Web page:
The second-in-command in the Black Guerrilla Family gang at the Baltimore jail pleaded guilty Thursday to his part in a drug smuggling operation, just hours after a corrections officer with whom he was sexually involved also admitted her role in court.
Steven Loney joined the gang in 2011, according to his plea agreement, and was for a time the cellmate of the BGF's jail leader, Tavon White.
When Loney, who was awaiting trial on an attempted-murder charge, moved to a new section in the jail, he set up his own operation using corrections officers to smuggle contraband and answered only to White.
Loney pleaded guilty to assault this year on the case that landed him in jail and was sentenced to five years in prison.
Among the corrections officers he worked with was Taryn Kirkland, who also pleaded guilty Thursday to smuggling marijuana and prescription pills into the jail. Kirkland maintained a ledger for Loney, recording his illicit transactions in a notebook that she kept under her bed, according to an affidavit filed in the case.
But on Jan. 21. the pair got into an argument about money in a phone call that was intercepted by authorities. Kirkland said she had a prepaid debit card with $720 on it, but Loney thought there should be more.
"Baby, the [expletive] $1,300 was on there," Loney said. "That's how you was suppose to took that off to get the money for the weed that day."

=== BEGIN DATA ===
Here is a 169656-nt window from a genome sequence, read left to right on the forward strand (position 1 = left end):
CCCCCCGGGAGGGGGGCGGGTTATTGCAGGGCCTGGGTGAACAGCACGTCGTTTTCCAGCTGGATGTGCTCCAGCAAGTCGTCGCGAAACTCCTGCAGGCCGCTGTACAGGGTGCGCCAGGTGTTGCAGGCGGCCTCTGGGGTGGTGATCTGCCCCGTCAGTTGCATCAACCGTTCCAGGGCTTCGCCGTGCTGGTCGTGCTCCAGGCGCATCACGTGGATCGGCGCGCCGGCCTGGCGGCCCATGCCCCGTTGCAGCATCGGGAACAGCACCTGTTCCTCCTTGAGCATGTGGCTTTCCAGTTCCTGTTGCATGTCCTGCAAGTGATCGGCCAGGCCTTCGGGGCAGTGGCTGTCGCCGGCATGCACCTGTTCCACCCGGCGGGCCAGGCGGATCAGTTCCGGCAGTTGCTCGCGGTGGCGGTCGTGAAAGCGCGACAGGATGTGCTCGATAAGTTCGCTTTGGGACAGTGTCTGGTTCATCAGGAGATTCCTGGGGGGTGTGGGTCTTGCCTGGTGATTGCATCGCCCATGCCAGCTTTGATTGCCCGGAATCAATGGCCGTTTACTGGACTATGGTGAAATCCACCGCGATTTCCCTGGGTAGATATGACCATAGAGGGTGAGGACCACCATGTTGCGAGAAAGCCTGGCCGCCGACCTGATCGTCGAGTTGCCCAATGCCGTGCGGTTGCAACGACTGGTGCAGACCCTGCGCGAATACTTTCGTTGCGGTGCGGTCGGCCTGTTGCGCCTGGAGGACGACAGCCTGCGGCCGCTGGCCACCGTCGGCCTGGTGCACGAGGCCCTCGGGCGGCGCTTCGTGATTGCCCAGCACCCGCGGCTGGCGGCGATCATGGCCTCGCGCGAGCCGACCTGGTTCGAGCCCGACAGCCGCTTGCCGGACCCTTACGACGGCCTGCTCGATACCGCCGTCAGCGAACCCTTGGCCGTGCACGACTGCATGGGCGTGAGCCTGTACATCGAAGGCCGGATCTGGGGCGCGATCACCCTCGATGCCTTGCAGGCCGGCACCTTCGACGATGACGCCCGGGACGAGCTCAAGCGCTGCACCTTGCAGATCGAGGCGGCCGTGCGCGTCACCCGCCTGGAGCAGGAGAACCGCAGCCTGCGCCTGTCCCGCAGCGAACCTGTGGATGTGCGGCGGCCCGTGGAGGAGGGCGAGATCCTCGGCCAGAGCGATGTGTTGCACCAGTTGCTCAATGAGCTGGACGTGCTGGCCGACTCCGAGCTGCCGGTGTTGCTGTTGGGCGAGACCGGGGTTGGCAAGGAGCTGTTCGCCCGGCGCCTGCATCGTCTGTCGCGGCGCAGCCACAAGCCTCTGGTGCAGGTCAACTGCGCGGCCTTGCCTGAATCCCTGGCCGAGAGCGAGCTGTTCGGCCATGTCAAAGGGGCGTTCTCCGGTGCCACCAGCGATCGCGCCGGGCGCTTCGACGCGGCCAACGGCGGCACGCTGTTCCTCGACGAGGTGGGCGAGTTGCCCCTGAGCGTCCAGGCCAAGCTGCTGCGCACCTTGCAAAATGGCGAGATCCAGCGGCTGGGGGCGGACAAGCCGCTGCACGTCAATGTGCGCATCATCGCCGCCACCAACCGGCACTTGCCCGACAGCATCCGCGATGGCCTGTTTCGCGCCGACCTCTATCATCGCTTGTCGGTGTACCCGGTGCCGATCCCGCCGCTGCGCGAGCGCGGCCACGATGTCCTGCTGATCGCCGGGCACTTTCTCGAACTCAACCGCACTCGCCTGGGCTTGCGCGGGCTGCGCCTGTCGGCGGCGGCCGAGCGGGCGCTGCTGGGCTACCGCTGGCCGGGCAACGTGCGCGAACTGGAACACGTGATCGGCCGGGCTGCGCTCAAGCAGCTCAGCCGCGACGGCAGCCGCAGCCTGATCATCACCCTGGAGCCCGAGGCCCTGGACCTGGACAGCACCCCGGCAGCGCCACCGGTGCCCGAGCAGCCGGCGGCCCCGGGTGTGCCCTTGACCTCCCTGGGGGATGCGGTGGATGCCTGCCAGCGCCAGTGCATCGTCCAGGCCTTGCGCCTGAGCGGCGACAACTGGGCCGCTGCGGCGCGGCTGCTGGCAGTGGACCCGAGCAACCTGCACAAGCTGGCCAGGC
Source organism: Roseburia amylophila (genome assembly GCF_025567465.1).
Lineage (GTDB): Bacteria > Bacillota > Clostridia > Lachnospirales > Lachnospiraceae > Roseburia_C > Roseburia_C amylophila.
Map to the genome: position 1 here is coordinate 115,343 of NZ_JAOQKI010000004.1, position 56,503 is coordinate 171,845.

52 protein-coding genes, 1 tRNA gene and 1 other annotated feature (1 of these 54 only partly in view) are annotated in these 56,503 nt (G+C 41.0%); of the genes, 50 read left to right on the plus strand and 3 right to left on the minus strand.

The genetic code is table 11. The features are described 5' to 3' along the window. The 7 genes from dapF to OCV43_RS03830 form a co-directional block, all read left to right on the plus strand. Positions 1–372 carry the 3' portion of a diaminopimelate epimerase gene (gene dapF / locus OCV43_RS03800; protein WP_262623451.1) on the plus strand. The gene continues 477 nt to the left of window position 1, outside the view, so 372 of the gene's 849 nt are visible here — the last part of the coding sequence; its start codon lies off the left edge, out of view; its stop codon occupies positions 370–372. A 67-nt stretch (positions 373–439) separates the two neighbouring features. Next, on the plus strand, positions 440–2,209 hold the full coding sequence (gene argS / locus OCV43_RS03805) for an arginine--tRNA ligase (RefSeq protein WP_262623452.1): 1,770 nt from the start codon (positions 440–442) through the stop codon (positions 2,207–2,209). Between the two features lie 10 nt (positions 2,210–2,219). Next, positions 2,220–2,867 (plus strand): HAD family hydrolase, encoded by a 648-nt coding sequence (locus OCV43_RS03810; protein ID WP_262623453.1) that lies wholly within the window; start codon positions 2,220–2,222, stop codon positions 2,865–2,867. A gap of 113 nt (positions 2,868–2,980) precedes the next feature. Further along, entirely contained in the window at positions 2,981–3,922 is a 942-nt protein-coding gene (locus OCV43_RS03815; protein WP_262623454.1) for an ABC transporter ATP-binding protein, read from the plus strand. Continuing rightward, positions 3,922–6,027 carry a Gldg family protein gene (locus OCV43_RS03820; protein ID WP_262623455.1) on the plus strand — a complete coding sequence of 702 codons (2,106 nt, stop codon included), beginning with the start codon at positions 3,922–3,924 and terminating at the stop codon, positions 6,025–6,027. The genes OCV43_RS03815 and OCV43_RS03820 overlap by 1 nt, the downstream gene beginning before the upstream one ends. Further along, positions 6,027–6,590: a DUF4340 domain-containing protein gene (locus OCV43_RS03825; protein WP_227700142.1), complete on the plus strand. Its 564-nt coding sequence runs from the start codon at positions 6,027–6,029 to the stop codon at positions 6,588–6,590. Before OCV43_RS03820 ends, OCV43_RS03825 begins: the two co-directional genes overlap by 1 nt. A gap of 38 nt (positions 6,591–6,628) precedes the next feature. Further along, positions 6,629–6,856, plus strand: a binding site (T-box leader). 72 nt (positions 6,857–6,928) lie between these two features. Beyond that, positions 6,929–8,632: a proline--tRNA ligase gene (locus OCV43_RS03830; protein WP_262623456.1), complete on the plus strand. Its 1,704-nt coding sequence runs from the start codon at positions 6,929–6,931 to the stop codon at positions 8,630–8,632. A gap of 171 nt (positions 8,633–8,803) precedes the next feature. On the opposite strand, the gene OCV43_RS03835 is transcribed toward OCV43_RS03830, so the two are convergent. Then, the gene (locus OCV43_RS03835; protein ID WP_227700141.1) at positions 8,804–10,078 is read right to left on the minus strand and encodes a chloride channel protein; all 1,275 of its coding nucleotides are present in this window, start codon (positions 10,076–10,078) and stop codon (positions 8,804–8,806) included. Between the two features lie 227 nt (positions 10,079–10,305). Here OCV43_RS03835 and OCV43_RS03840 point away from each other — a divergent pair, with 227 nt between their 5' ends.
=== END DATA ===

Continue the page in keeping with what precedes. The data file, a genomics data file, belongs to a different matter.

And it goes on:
In total, 25 people — including 13 female corrections officers — were charged with racketeering, drug and money laundering offenses in a case unsealed in April. The indictment rocked the state's corrections system with lurid allegations of behind-bars sex and rampant, profitable smuggling.
Kirkland's lawyer, Charles N. Curlett Jr., said she had accepted responsibility for her role in the smuggling.
"She is genuinely remorseful," he added, "and is optimistically anticipating her sentence."
Loney's attorney could not be reached for comment.
A number of the other defendants, including White, have pleaded guilty and are awaiting sentencing. In the meantime, a special panel of state lawmakers is investigating ways to prevent corruption at the jail.
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